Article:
This paper studies the connection between trade and growth in the context of a partial and inconsistent liberalization process in a specific Eastern European country in transition towards market economy, namely, the Republic of Belarus. The analysis of the country trade patterns during the USSR period and the years since independence revealed that unlike its close neighbors (the Baltic States and Poland) Belarus did not succeed in changing the commodity or the geographical structure of its trade. It is almost a good representation of reality to say that Belarus trades with Russia. The assessment of the rationale for the closer integration with Russia and the impact of this process on Belarus growth led us to the conclusion that the integration in the form of a non-exclusive Free Trade Area and within the framework of a wider set of international connections rather than the move towards a Customs Union (and a Union State) with Russia would be a more optimal policy for Belarus. This conclusion is supported by the results of country-specific growth regressions and of a counterfactual "free trade experiment" via a small CGE model. This paper is partially based on the work by the Authors for the World Bank Global Development Network (GDN) Research Project "Explaining Growth in the CIS Countries".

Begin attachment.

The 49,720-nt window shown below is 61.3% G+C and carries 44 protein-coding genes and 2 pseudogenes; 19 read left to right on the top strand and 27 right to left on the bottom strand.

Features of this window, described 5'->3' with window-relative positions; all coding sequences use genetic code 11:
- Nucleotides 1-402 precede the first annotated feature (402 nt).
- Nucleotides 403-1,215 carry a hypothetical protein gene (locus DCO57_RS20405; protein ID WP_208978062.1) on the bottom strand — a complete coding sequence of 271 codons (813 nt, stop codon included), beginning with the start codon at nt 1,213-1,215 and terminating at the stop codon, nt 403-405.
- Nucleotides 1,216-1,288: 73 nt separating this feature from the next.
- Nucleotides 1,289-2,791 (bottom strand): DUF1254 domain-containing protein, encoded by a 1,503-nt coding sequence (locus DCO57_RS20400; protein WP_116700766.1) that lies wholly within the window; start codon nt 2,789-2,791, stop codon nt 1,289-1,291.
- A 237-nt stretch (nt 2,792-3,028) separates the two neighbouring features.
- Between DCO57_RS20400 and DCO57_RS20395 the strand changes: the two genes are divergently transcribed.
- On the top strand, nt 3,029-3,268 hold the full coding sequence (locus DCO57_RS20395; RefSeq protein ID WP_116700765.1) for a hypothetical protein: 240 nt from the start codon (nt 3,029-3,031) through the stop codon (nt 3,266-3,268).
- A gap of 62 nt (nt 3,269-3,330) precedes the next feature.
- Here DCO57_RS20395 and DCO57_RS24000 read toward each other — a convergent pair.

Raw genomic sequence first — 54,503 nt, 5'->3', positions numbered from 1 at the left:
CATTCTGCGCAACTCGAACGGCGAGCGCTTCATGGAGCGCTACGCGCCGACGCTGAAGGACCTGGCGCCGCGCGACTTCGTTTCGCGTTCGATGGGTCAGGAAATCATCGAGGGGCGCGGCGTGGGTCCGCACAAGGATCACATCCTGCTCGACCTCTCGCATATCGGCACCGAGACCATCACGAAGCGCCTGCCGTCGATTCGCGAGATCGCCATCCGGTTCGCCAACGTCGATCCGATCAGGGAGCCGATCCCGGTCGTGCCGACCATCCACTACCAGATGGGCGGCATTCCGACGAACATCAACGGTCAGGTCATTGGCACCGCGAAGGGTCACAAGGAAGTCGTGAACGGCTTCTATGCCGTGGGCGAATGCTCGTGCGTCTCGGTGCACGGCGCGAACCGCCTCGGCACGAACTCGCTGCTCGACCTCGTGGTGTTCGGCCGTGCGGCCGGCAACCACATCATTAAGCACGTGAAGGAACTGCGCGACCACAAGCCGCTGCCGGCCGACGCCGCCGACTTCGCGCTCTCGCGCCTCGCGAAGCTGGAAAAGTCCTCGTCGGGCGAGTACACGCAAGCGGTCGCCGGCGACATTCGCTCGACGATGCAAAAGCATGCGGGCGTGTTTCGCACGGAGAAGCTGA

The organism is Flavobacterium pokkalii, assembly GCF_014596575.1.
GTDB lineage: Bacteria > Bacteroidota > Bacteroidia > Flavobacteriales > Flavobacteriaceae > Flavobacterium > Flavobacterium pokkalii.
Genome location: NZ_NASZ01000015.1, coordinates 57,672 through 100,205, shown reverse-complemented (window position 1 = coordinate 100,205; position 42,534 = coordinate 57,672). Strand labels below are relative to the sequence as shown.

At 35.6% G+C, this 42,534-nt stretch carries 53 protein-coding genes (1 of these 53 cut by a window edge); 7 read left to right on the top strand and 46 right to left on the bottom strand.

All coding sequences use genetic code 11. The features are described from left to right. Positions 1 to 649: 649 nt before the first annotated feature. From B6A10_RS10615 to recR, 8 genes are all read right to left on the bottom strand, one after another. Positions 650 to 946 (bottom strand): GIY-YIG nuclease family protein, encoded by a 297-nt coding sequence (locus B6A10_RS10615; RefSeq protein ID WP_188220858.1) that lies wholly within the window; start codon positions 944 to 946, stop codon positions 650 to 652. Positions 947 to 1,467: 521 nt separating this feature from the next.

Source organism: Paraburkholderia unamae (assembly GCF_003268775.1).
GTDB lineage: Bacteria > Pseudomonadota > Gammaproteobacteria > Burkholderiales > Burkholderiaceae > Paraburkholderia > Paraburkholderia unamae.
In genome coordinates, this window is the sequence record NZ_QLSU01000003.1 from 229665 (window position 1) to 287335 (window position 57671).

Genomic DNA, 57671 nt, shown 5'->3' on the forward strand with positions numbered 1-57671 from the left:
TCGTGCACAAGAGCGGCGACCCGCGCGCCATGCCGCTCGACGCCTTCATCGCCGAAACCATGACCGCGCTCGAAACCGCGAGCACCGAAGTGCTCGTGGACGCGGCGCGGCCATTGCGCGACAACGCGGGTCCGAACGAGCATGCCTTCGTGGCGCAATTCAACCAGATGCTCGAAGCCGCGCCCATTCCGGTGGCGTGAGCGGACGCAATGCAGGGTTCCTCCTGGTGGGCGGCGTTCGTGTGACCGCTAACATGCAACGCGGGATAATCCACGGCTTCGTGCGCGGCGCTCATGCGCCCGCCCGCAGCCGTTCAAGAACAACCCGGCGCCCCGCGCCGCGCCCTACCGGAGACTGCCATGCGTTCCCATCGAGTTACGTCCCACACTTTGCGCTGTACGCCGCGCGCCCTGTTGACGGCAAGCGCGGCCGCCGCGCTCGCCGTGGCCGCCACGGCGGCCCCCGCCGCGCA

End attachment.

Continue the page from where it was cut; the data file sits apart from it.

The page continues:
CGE models, economic integration, growth, international trade, transition economics
Country and Industry Studies of Trade (jel F14), Economic Integration (jel F15), Trade Forecasting and Simulation (jel F17), Measurement of Economic Growth; Aggregate Productivity (jel O47), Socialist Systems and Transitional Economies (jel P2)
Tinbergen Institute Discussion Paper Series
Tinbergen Institute

Bakanova, M, & Vinhas de Souza, L. (2002). Trade and Growth under Limited Liberalization (No. TI 02-053/2). Tinbergen Institute Discussion Paper Series. Retrieved from